What about keeping your bigotry to yourself and celebrating your friends’ happiness? Not an option, Russell says.
“There’s one other factor,” I said. “Your attendance not only puts you in an uncomfortable position, but an untenable one. You will be expected to respond to favorable comments like, ‘Isn’t this exciting?’ or ‘I’m happy for them, aren’t you?’ That setting would not be an appropriate environment for you to voice your convictions.
“That’s probably why you state that you would feel like a hypocrite if you went. Unless you are prepared to create a scene or get into arguments, it doesn’t seem wise to attend. You speak more eloquently by your absence than you could by your presence.”
You read that right. By attending this wedding, you will be morally obligated — at the very least, tempted — to get on your soapbox and say that, no, you aren’t “happy for them.” At this point, we are having an entirely different conversation than what the letter-writer initially asked. To me, this comes across as, “If I go to my gay friend’s wedding, I’m inevitably going to make a scene, steal the spotlight, and tell everyone that I don’t really want to be there. Should I still go?”
If that’s how this person truly feels, I’m inclined to agree with Russell and tell them to stay home. And perhaps send a generous gift.
Here’s how Russell suggests a religious person decline an invitation to a same-sex wedding:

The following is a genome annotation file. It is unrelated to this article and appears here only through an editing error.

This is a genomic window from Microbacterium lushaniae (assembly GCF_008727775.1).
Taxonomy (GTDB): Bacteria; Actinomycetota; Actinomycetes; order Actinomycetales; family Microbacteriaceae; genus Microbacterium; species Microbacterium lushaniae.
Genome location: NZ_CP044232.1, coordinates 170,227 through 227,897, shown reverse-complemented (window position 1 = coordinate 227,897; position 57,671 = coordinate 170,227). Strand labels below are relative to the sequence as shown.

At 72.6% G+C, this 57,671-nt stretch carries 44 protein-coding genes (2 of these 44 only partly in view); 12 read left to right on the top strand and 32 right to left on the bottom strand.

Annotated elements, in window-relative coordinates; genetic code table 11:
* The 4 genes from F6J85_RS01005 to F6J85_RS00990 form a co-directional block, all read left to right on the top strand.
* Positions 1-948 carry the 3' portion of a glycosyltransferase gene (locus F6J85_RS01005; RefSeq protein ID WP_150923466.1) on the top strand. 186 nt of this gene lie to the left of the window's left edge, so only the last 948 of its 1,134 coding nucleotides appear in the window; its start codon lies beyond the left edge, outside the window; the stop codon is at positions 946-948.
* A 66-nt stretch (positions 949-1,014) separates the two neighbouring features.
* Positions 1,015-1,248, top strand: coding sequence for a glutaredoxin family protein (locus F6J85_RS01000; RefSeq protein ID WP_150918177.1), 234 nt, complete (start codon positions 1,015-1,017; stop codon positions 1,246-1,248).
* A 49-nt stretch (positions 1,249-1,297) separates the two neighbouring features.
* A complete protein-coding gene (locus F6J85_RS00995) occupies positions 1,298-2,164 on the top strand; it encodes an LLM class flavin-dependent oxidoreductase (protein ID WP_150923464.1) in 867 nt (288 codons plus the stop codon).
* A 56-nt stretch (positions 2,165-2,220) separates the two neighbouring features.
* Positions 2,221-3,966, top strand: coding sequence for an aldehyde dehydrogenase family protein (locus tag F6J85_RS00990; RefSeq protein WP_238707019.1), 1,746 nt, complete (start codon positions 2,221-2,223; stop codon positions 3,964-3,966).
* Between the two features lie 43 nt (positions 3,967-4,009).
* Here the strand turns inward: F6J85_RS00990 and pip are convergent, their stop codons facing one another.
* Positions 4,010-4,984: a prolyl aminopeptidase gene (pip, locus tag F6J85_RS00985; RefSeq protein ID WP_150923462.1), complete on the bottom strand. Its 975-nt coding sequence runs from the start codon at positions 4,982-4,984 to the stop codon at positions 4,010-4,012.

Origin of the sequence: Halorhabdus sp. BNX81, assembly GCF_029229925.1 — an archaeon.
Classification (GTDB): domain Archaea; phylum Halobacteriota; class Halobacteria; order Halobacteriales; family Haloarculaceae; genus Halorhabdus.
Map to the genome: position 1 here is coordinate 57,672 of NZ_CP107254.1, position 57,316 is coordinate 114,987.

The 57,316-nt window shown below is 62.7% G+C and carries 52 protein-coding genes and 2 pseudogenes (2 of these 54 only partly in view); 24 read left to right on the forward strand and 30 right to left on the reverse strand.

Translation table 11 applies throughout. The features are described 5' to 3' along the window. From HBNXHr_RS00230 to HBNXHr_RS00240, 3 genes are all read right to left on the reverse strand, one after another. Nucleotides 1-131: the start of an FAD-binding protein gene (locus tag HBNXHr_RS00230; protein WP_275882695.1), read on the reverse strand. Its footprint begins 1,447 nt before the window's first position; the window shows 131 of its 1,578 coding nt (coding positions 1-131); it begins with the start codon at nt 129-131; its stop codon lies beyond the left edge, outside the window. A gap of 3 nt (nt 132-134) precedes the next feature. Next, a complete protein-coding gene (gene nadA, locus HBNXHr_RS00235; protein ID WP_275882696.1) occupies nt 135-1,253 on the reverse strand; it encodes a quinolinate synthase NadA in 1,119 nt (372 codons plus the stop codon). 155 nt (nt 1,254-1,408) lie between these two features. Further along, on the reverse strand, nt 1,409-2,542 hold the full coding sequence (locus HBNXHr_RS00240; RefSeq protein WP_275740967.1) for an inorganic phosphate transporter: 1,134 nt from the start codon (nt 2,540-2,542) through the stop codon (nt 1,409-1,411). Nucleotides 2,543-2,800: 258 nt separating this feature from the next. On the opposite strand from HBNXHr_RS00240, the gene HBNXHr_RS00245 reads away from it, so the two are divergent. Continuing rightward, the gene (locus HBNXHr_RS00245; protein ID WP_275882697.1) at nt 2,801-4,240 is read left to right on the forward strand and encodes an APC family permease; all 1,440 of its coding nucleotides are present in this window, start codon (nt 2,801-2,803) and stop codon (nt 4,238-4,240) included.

The same is true for all church leaders reading these words. When you talk to members fretting over alienating their friends, tell them to remember their friends’ decision to have a public ceremony has deliberately put them on the defensive. They could choose to continue their relationship without flaunting it or requesting their Christian friends’ approval. They are asking the member to violate his or her conscience.
(Flaunting it?! We’re still using those words?!)
Instead of attending, leaders can suggest the member write a note saying, “Thanks for inviting me to your ceremony. I really appreciate you thinking of me. However, as a follower of Jesus Christ I cannot endorse same-sex marriage, so I will not be attending. As your friend, I want you to know that I love you and want God’s best for you and your partner in the future. Again, thanks for thinking of me.”
I have my own suggestion as to how to make this polite decline more honest:
“Thanks for inviting me to your ceremony. I really appreciate you thinking of me. However, as a follower of Jesus Christ, I have made the conscious decision to alienate and shame you and your partner in the name of my antiquated faith. As your friend, I want you to know that you deserve better than me. Should you choose to cut off communication with me because of my selfish, disrespectful, and dehumanizing actions, I will understand.”
So it turns out the answer isn’t as obvious as you’d think. If you can set your beliefs aside and revel in someone else’s loving celebration? Off you go. If you’re planning on grumbling under your breath the entire time and refusing to clap, pose for photos, or offer best wishes? Don’t you dare.
(Image via Shutterstock)